For the second time, the Nevada Supreme Court has concluded an appeal designed to remove Tea Party candidate Scott Ashjian's name from the ballot is moot.
With absentee ballots sent out weeks ago, early voting ending today and the general election set for Tuesday, the court reasoned the request came far too late as thousands have already cast their votes and to remove Ashjian's name would disenfranchise them.
The full court, in its unanimous opinion released late Thursday afternoon, said the attorney for appellant Tim Fasano, the U.S. Senate candidate representing the Independent American Party, never requested an expedited hearing until September, and even then only after the normal time frames for submitting court papers were observed.
"(The) appellant's unexplained delay in prosecuting this appeal militates against disrupting the election process, which is already underway," reads the dismissal.
Several conservative groups sought to challenge Ashjian's candidacy, saying he claimed the Tea Party's mantle without authorization of the loose-knit political movement. In ruling that the issue is moot, the high court did not address that or any other issue. Republican candidate Sharron Angle, a Tea Party favorite who has gained national attention, recently attempted to convince Ashjian to step aside, but he refused.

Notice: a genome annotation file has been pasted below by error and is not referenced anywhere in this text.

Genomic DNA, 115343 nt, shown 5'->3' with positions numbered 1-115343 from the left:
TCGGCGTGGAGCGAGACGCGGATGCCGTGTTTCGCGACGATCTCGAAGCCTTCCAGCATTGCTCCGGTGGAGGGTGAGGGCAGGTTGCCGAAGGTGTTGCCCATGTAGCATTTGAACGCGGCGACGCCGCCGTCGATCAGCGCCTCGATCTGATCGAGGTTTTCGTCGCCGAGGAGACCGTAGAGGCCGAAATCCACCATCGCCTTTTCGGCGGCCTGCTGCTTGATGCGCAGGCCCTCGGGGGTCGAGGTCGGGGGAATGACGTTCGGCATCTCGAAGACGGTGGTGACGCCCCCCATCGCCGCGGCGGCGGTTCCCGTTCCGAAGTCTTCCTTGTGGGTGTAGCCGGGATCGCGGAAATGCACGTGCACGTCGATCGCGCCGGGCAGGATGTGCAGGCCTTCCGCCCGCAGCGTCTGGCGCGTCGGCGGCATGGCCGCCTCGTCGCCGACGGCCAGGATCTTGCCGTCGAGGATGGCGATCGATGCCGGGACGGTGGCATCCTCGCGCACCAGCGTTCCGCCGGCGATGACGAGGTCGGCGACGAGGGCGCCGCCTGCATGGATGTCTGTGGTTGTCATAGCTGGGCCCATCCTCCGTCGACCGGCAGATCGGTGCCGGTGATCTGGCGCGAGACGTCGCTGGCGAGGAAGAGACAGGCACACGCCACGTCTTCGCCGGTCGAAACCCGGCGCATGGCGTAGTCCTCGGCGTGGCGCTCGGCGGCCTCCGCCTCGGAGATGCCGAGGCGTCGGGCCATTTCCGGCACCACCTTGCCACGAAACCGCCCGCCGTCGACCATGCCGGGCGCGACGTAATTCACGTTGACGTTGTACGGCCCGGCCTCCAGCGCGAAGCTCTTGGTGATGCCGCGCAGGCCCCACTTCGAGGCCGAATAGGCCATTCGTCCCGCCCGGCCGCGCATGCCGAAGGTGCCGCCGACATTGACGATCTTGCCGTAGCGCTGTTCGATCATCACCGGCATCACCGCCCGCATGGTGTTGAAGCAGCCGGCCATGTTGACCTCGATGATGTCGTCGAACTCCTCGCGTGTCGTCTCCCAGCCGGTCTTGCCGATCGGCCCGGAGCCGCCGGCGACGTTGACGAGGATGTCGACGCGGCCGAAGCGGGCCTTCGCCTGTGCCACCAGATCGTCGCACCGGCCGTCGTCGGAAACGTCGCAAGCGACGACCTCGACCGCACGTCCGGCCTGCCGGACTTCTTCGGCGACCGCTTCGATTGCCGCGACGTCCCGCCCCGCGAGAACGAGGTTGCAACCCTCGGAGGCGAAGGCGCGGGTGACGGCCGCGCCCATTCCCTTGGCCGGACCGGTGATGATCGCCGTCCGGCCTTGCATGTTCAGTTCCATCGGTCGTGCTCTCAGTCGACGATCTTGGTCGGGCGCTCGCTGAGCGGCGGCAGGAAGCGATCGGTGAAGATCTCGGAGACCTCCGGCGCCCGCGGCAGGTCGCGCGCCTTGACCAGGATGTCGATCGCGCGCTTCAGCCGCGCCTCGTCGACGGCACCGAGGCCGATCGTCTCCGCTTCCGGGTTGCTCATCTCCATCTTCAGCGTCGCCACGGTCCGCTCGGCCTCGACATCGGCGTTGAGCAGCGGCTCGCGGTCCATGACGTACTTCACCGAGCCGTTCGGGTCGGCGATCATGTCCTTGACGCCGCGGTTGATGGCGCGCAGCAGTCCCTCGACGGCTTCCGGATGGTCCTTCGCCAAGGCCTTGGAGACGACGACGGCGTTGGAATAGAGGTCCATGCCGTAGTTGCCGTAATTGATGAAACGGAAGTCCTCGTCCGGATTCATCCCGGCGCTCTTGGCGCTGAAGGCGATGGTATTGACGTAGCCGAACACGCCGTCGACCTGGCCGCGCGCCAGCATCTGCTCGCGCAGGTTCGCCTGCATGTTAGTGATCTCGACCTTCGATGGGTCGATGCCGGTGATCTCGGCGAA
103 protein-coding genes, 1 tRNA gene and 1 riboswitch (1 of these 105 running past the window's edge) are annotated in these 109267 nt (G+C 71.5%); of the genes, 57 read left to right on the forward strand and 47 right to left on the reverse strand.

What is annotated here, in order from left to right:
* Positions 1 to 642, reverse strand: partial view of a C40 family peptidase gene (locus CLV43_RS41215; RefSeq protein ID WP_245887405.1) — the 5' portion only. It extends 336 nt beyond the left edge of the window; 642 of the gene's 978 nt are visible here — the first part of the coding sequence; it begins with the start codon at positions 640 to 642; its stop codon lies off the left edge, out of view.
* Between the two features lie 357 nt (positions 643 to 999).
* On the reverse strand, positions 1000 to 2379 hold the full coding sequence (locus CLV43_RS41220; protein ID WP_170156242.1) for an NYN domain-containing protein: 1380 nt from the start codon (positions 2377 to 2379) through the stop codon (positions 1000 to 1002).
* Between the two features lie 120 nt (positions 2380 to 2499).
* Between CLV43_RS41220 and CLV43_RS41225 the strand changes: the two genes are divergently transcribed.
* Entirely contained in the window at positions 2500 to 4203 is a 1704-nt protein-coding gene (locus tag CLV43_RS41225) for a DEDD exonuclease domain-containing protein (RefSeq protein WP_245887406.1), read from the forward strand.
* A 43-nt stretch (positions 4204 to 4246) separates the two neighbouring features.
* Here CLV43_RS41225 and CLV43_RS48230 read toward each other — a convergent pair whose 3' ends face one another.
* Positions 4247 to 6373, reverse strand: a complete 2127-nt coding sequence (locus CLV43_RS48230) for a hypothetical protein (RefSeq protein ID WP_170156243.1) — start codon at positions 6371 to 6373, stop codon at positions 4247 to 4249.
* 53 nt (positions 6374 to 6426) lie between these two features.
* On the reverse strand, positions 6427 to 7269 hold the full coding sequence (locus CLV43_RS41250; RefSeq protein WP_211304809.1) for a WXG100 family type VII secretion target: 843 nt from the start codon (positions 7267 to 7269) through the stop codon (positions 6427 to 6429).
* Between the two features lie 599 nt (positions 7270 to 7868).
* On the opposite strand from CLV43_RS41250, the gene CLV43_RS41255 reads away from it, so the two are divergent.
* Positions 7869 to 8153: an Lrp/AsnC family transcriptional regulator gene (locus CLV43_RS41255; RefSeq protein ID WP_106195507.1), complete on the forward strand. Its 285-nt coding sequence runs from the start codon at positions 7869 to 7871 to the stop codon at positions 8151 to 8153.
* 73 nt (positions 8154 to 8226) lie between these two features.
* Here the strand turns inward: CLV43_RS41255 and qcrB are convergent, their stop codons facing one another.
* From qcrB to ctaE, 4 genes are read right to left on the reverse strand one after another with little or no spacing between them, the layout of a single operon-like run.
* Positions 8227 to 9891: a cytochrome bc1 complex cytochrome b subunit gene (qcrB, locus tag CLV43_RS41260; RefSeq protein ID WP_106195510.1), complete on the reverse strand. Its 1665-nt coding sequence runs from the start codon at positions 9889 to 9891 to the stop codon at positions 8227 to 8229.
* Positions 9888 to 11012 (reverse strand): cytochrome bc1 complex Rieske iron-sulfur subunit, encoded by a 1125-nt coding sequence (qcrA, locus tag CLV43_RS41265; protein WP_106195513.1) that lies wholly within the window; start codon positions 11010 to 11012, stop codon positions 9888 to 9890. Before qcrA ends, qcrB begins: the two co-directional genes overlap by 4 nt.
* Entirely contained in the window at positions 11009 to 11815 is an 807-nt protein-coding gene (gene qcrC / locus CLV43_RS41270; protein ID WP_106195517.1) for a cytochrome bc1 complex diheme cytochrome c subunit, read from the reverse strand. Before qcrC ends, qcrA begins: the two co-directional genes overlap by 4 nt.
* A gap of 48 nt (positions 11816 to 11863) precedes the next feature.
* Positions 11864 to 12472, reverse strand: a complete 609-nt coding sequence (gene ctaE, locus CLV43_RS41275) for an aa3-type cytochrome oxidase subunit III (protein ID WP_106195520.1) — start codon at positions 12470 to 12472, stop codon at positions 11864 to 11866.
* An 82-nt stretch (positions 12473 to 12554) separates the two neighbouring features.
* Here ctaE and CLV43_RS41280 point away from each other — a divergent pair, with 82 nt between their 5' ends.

Fasano attorney Joel Hansen -- who is also the IAP's candidate for attorney general -- contended that the high court could declare Ashjian "unqualified to take office as United States Senator from Nevada" even if ballots were printed and some already cast.
The high court rejected that argument because the issue was never brought up at the lower court hearing heard by Carson City District Judge James Todd Russell, who initially denied the request to keep Ashjian's name off the ballot .
The high court noted Hansen filed the appeal in May, but never requested the matter to be expedited until Sept. 19.
Ashjian filed a reply Sept. 13. On Oct. 1, according to the dismissal, Hansen advised the high court he would not file a reply to Ashjian but on Oct. 6, with Election Day less than a month away, Hansen in court papers said he would file a reply after all.
The state Supreme Court also noted it would not have jurisdiction over the matter if Ashjian should win election. As a U.S. senator, the question of his unsuitability for office would fall under the purview of the federal government.
Contact Doug McMurdo at email@example.com or 702-224-5512 or read more courts coverage at lvlegalnews.com.